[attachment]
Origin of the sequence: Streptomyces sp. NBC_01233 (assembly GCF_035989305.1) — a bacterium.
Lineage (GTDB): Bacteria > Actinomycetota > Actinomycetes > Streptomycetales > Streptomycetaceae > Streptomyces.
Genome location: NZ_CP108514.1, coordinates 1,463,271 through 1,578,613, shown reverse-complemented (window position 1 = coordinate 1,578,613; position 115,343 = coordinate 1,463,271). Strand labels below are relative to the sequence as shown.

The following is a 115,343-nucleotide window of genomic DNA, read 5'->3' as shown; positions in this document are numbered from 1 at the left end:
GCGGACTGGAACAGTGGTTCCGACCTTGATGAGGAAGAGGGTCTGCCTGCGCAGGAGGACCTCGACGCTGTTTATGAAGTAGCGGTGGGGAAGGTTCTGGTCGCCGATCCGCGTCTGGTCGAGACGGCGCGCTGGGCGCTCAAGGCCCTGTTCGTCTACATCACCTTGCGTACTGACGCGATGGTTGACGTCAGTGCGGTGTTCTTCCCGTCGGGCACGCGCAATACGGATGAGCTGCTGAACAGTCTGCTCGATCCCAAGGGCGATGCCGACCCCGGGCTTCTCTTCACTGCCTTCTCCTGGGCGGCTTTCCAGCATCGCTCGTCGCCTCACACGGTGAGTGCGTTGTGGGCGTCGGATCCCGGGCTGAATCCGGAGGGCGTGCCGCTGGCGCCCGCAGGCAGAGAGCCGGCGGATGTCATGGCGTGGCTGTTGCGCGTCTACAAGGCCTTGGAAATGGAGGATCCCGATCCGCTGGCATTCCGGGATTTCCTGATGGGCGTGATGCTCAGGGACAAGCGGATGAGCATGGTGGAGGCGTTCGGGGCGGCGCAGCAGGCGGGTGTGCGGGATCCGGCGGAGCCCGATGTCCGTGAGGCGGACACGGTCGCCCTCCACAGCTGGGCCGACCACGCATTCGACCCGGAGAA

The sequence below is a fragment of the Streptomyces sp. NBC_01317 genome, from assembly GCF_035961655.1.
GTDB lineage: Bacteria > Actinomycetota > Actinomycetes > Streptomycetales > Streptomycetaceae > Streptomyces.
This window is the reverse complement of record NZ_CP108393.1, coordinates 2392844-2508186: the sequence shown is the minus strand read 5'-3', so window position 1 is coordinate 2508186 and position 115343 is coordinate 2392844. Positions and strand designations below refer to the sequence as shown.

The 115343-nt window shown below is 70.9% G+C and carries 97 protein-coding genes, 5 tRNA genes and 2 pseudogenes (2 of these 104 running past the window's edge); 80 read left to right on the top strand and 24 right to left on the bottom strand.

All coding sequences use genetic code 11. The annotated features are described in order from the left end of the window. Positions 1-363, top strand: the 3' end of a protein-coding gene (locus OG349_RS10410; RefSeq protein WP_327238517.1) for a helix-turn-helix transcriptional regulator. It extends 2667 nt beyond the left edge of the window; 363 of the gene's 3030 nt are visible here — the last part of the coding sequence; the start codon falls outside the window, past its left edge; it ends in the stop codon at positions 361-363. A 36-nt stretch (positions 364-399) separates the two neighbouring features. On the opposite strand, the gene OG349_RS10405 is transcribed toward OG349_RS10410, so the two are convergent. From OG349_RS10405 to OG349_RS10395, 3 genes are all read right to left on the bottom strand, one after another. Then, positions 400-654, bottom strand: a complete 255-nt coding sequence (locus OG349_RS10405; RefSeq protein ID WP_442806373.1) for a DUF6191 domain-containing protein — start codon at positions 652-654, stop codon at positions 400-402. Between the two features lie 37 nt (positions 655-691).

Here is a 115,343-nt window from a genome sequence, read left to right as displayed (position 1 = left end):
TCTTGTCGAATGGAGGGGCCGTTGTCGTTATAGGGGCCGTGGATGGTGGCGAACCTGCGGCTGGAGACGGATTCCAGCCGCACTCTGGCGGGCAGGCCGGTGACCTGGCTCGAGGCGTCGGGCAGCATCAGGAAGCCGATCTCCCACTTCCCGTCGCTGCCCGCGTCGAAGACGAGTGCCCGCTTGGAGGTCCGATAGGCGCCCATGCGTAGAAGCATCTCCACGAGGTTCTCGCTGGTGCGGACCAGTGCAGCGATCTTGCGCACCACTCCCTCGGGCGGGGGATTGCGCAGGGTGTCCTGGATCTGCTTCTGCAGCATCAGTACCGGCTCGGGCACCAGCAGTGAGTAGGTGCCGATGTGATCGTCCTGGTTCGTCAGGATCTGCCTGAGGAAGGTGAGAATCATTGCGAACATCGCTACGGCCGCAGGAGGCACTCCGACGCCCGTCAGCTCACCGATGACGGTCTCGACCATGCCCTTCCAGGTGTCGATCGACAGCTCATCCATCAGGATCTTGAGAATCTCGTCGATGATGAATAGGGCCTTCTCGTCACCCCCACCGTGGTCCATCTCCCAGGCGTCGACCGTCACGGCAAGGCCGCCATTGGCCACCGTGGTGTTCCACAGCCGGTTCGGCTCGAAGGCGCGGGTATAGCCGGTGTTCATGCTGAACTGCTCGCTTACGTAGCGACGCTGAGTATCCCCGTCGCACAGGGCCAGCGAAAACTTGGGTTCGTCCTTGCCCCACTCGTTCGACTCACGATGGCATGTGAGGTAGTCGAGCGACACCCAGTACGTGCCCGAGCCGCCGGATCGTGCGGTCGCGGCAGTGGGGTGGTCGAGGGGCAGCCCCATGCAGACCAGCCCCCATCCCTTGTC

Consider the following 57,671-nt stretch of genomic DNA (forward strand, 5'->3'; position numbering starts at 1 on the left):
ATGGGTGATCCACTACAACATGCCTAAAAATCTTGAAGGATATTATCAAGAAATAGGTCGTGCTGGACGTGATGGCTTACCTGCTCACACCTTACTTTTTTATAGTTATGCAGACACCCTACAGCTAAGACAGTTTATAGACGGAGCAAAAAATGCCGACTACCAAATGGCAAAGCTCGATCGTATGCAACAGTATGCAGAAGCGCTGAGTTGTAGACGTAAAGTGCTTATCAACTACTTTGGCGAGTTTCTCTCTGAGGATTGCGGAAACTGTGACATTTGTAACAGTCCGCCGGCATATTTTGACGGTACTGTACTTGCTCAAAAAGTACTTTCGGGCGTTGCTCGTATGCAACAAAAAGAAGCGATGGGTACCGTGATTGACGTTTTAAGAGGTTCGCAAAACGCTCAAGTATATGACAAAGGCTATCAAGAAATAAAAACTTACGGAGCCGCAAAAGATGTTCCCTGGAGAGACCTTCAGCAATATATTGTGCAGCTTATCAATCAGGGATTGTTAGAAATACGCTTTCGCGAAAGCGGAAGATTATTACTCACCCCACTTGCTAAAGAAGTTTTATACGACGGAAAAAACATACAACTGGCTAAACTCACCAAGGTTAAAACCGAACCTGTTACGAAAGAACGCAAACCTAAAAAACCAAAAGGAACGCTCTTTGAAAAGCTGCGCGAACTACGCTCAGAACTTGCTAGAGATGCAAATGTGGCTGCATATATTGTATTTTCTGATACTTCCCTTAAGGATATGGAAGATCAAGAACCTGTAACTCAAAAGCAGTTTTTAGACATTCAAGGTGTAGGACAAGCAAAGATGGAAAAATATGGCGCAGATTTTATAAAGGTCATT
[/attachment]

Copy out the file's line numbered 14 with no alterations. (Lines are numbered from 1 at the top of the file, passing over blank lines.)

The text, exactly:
ATGGGTGATCCACTACAACATGCCTAAAAATCTTGAAGGATATTATCAAGAAATAGGTCGTGCTGGACGTGATGGCTTACCTGCTCACACCTTACTTTTTTATAGTTATGCAGACACCCTACAGCTAAGACAGTTTATAGACGGAGCAAAAAATGCCGACTACCAAATGGCAAAGCTCGATCGTATGCAACAGTATGCAGAAGCGCTGAGTTGTAGACGTAAAGTGCTTATCAACTACTTTGGCGAGTTTCTCTCTGAGGATTGCGGAAACTGTGACATTTGTAACAGTCCGCCGGCATATTTTGACGGTACTGTACTTGCTCAAAAAGTACTTTCGGGCGTTGCTCGTATGCAACAAAAAGAAGCGATGGGTACCGTGATTGACGTTTTAAGAGGTTCGCAAAACGCTCAAGTATATGACAAAGGCTATCAAGAAATAAAAACTTACGGAGCCGCAAAAGATGTTCCCTGGAGAGACCTTCAGCAATATATTGTGCAGCTTATCAATCAGGGATTGTTAGAAATACGCTTTCGCGAAAGCGGAAGATTATTACTCACCCCACTTGCTAAAGAAGTTTTATACGACGGAAAAAACATACAACTGGCTAAACTCACCAAGGTTAAAACCGAACCTGTTACGAAAGAACGCAAACCTAAAAAACCAAAAGGAACGCTCTTTGAAAAGCTGCGCGAACTACGCTCAGAACTTGCTAGAGATGCAAATGTGGCTGCATATATTGTATTTTCTGATACTTCCCTTAAGGATATGGAAGATCAAGAACCTGTAACTCAAAAGCAGTTTTTAGACATTCAAGGTGTAGGACAAGCAAAGATGGAAAAATATGGCGCAGATTTTATAAAGGTCATT